For founders and entrepreneurs, there are few moments as exciting as selling your business. An exit represents the culmination of years of hard work, and the potential for significant financial reward. It’s easier said than done. An exit can be a daunting process and preparing your business for sale requires careful planning, execution, and surviving the emotional rollercoaster. Here’s the story of one founder's journey to prepare her company for exit and the key strategies she has used to help prepare for THE big step.
TechFW member, Meg Renninger, CEO and founder of Southside Plants, is successfully navigating the exit process. Her business began, as many do, after she searched for a solution to a problem. Her problem: cloning orchids. Through research, she found a cloning paste, but with her education in Environmental Conservation of Natural Resources, she realized she could create an even better paste… and her proprietary Crazy Keiki Paste was born.
After launching her product on her website and on Amazon, she sold 200 units the first month, 400 the next, and sales continued to grow monthly. She remained curious about her customers, continuing to research chances to expand her products and find inspiration from unexpected places. Her curiosity led her to trends in various industries – even unrelated ones, like dog cleaning wipes.
When opportunity strikes, an entrepreneur must strike, too. She leveraged the unexpected pairing and created plant cleaning wipes, a product that has gone viral on TikTok and Buzzfeed. Strong founders continuously ask themselves how they can innovate and continue to expand and grow the value of their business.
Meg, a self-described "micro, micro-trend hunter" shared, "One thing I learned with e-commerce is to find your niche and expand within that niche."
Meg set her exit plan from the day she founded the company, and after the last several years of building and growing the business, Southside Plants is now for sale.
Meg's experience offers valuable insights for other founders and entrepreneurs looking to prepare their businesses for an exit. According to Meg, the key to a successful exit is to plan ahead and understand when it's the right time to sell. This means setting a timeline and milestones and working backward from that goal.
For Meg, this timeline was three-to-five years from the day she founded her company. Every decision she made in the days, weeks, and years that followed was with the exit as her focus. By setting this goal early, Meg was able to build the business with a clear vision in mind and ensure that the company was well-positioned for sale when the time came.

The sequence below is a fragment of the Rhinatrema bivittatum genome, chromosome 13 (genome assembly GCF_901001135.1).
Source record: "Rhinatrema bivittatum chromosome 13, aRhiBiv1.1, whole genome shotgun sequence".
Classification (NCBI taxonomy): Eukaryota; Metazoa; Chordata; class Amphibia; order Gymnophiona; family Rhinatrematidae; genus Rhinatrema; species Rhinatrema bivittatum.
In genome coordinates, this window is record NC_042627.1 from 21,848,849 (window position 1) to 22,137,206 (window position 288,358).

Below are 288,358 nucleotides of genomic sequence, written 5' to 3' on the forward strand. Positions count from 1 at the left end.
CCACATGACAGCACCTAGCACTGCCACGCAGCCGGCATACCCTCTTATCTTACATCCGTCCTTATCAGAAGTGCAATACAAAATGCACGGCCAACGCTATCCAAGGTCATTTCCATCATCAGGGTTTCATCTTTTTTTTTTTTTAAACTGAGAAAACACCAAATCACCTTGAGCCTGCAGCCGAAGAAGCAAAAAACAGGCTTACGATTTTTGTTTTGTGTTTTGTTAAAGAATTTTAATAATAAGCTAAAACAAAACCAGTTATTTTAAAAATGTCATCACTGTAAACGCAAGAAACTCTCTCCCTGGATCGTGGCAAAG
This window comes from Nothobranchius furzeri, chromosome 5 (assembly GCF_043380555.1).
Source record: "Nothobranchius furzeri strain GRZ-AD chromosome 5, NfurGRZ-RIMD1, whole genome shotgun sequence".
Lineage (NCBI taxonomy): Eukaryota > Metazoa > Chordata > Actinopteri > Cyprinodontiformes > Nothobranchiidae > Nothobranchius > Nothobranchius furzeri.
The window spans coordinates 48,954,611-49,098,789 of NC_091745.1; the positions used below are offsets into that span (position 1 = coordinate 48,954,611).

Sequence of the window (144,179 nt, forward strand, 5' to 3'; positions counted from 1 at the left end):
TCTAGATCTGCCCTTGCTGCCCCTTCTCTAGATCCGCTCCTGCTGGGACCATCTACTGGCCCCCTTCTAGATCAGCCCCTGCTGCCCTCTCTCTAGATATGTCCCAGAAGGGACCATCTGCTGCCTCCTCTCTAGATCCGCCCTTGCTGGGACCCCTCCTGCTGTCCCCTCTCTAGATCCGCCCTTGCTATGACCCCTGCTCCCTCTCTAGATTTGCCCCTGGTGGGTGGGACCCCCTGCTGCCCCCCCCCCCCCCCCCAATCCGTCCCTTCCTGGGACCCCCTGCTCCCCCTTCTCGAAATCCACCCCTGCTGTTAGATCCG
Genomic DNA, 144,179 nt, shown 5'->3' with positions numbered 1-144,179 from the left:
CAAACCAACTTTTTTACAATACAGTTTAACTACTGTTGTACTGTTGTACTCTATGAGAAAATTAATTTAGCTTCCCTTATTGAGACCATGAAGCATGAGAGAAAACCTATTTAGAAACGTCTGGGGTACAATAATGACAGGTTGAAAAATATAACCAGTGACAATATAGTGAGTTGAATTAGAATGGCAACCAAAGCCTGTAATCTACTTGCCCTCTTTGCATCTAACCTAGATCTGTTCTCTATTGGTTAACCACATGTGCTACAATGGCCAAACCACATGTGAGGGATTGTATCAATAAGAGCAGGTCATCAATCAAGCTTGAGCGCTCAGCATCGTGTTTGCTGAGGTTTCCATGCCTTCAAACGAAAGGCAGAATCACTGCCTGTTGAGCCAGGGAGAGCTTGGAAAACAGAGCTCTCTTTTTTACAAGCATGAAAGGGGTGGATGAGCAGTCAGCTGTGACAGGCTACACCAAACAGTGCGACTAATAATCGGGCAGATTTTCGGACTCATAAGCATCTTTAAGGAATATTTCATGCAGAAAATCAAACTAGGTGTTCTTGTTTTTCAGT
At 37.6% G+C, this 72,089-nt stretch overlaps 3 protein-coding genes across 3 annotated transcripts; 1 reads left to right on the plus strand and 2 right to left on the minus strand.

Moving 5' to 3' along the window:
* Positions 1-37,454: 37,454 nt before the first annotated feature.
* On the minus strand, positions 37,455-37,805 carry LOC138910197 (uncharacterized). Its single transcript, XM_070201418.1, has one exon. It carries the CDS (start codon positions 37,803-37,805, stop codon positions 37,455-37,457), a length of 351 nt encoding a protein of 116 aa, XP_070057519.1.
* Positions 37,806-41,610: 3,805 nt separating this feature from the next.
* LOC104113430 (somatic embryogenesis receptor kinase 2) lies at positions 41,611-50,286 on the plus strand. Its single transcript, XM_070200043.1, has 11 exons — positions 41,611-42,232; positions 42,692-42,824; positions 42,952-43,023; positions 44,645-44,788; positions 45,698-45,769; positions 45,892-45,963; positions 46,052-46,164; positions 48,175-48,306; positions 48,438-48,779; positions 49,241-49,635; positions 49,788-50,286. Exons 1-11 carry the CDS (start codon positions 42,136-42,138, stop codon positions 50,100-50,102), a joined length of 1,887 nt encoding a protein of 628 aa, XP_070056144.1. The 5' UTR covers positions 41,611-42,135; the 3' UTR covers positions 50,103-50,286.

How do you ensure that your business is ready for sale? Meg found insights in The EXITprenuer's Playbook. According to Joe Valley, the author of the playbook, there are four key pillars to consider: risk, growth, transferability, and documentation.
Risk is assessing the potential risks to your business. Are you reliant on a single stream of revenue? Do you have patents or trademarks in place? Are there any points of weakness that could shut down the business? By addressing these risks early, you can improve your risk profile and make your business more attractive to potential buyers. Southside Plants worked hard to diversify its revenue and introduce multiple product lines. This also included opening other channels, in addition to introducing a wholesale customer strategy.
Growth: Buyers want to see that your business is growing in the short term and over the long haul. This means demonstrating strong revenue growth, as well as growth in key metrics such as customer acquisition and retention. Showcasing multiple revenue streams and product SKUs helped Meg to show both monthly and annual growth for her company.
Transferability is a key factor. Buyers want to know that your business can be transferred to them and run just as effectively. This means having systems and processes in place that easily can be transferred, as well as building a brand that isn't solely dependent on your personal reputation. Meg worked with third-party contractors, prep centers, and manufacturers so she was no longer the nexus point for getting her products out the door.
Finally, documentation is crucial. Buyers want to see that your business has clear processes and systems in place. This includes contracts with vendors, as well as templates for email campaigns and customer service. It also includes any patents or trademarks that are part of your intellectual property. If someone will eventually be stepping into your shoes and taking over day-to-day operations for the company, Meg suggests ensuring your daily and weekly processes are well documented to allow for a smooth handoff.
By preparing your business early and focusing on these four pillars, you can ensure that your business is well-positioned for sale. Of course, every business is different and the exit process is never the same. But it’s always complex and challenging. By following these key strategies, founders can increase their chances of a successful exit and reap the rewards of all their hard work.